Equipped with a degree in Fine Arts, 20-year-old Siva Krishna is the only resident of Kummari Veedhi who still holds on to pottery
The few racks of mud pots and vessels at the entrance are the only hint of the years of pottery tradition that lies hidden behind the dingy lanes of the potters’ colony of Kummari Veedhi here.
It’s in one of the houses here that Siva Krishna sits watching his 60-year-old grandfather K. Satyam tirelessly spinning the potter’s wheel.
The 20-year-old Fine Arts graduate of Andhra University is the only youngster from this old colony of potters, who has taken up the task to preserve the pottery profession through his art works.
“Pottery is a craft, an expression of creative poetry,” says Krishna, as he offers a helping hand to his grandfather, who is one of the two traditional potters of the colony still holding on to the profession.
There was a time when the colony had more than 50 families, who practiced pottery. In sharp contrast to the buzz of the potter’s wheel of those days, today there are just two families which silently churn out clay marvels.
Paradesi Atcha Rao is the other old potter still engaged in the profession.Artistic blend
It is these impressions from a potter’s wheel and life that Siva Krishna has managed to capture in his art forms. His works are a blend of different mediums. For instance, one of his works in clay with charcoal portrays the face of the potter on pieces of charcoal reflecting the hardships in a potter’s life, says the artist.
At a time when a majority of the youngsters of the present generation are shying away from the age-old tradition, what makes Siva Krishna still hold on to it?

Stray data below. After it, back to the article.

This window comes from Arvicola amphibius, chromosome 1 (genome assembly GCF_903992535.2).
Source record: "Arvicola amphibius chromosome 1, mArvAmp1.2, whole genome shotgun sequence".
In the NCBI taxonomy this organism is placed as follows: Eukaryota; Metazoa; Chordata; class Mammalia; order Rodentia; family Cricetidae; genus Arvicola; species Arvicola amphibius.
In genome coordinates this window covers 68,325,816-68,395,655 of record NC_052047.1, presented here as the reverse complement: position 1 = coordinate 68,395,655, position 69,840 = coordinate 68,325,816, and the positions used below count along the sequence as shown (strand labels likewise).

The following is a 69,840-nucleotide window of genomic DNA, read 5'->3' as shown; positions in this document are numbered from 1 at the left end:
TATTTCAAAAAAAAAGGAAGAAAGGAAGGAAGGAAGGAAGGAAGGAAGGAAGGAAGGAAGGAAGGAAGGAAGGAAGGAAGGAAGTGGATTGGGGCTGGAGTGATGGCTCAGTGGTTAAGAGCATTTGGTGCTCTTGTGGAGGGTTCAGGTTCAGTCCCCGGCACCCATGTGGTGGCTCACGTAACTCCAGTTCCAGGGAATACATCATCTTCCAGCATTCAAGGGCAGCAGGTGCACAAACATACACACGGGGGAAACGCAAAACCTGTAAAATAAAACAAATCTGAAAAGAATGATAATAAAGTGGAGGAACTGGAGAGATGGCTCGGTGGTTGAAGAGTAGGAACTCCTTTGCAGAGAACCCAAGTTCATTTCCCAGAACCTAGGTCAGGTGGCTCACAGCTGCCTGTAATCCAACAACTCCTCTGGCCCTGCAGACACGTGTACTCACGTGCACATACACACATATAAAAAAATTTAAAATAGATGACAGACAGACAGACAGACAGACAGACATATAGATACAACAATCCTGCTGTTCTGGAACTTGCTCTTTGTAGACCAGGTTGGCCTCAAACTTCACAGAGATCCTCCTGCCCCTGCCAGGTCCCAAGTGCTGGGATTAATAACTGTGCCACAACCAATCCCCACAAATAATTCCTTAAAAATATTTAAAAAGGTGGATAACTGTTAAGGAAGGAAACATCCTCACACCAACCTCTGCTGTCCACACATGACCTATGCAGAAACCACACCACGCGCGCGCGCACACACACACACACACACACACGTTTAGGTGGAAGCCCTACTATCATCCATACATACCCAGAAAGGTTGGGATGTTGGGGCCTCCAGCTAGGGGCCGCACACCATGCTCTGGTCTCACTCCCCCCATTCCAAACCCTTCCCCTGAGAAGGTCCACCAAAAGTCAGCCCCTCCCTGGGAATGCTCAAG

In fact, his grandfather advised him to take up another profession.
“Even as a child I was fascinated by the moving potter’s wheel. But only after I learnt the various techniques of fine arts and worked in different mediums, I realised how difficult and artistic pottery is. Through my work, I want to depict this dying form,” says Krishna.
Today, in his colony, what is conspicuously absent is the presence of youth, who have taken others forms of works.
“The old people who still churn the potters’ wheel do not have the energy or money to make on a large-scale. So, their work is reduced to creating small coin pots, which are fragile and don’t fetch much,” he says.
Siva Krishna feels that the art of pottery is valued more in bigger cities, where there is a market for it. But the traditional potters need to be trained and the younger generation should be involved in saving the traditional profession of these families, he adds.Masters course
During the first year of Fine Arts course, he gave a demo of pottery-making at the department.
“There, I learnt the improvisations in pottery by exchange of thoughts and ideas,” he says.
Siva now has applied for his masters course in Central University, Hyderabad, and Shantiniketan.